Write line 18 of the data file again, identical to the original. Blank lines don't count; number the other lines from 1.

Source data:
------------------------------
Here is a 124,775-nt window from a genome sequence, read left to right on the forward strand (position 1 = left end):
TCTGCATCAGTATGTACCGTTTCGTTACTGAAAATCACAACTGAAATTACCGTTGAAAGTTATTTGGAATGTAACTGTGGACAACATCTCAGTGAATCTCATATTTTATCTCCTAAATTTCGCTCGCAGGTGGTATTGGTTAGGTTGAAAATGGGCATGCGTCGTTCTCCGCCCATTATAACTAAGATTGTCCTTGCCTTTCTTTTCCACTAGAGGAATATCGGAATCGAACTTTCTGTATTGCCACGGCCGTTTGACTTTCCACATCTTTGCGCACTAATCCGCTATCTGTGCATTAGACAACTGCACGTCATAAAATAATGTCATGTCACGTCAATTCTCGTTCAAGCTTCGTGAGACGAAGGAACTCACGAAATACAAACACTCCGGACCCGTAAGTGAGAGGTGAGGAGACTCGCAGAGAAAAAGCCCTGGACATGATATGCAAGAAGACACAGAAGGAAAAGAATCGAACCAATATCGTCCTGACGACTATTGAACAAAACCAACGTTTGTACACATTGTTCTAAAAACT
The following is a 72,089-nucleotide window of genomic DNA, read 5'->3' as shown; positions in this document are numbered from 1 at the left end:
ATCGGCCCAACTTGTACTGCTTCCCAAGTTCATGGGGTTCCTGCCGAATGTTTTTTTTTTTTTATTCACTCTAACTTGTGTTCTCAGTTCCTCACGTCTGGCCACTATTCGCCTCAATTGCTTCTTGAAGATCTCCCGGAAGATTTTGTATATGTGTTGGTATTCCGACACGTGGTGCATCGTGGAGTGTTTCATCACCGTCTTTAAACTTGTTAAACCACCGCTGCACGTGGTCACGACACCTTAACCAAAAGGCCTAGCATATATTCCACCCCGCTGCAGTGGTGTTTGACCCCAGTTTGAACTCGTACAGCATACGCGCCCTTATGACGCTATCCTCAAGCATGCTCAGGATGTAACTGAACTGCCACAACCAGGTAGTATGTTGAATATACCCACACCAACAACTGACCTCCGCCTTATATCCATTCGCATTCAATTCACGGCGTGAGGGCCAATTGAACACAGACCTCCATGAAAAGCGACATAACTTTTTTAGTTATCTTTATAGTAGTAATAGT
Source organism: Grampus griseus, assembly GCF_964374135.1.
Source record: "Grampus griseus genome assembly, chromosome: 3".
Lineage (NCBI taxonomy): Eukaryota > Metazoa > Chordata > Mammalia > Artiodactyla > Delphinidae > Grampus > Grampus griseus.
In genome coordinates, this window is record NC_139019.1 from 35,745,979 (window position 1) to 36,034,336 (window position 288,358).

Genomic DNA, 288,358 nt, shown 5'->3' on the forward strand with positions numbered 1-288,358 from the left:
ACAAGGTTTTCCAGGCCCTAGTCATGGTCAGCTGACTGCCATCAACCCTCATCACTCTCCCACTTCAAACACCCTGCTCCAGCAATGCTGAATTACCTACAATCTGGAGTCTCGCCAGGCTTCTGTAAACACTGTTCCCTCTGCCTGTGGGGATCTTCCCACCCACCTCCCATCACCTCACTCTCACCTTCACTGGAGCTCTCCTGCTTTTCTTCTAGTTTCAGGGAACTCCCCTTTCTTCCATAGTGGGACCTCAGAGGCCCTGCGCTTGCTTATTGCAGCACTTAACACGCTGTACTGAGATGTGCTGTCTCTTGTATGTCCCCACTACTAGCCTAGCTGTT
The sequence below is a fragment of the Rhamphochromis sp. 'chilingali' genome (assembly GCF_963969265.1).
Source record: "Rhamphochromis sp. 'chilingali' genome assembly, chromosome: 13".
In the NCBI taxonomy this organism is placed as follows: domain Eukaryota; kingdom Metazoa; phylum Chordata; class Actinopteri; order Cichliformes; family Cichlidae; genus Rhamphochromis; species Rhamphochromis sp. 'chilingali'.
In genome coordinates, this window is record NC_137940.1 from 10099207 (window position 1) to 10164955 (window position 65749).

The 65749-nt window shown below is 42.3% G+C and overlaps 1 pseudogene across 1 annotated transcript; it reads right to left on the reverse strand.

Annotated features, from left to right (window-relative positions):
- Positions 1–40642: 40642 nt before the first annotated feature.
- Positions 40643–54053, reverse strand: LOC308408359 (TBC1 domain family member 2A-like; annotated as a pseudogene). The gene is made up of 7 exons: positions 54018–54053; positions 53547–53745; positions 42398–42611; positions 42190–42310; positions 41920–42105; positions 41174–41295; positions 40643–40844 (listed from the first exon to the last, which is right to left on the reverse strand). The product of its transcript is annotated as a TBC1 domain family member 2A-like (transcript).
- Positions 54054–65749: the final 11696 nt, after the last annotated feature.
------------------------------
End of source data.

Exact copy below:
- Positions 40643–54053, reverse strand: LOC308408359 (TBC1 domain family member 2A-like; annotated as a pseudogene). The gene is made up of 7 exons: positions 54018–54053; positions 53547–53745; positions 42398–42611; positions 42190–42310; positions 41920–42105; positions 41174–41295; positions 40643–40844 (listed from the first exon to the last, which is right to left on the reverse strand). The product of its transcript is annotated as a TBC1 domain family member 2A-like (transcript).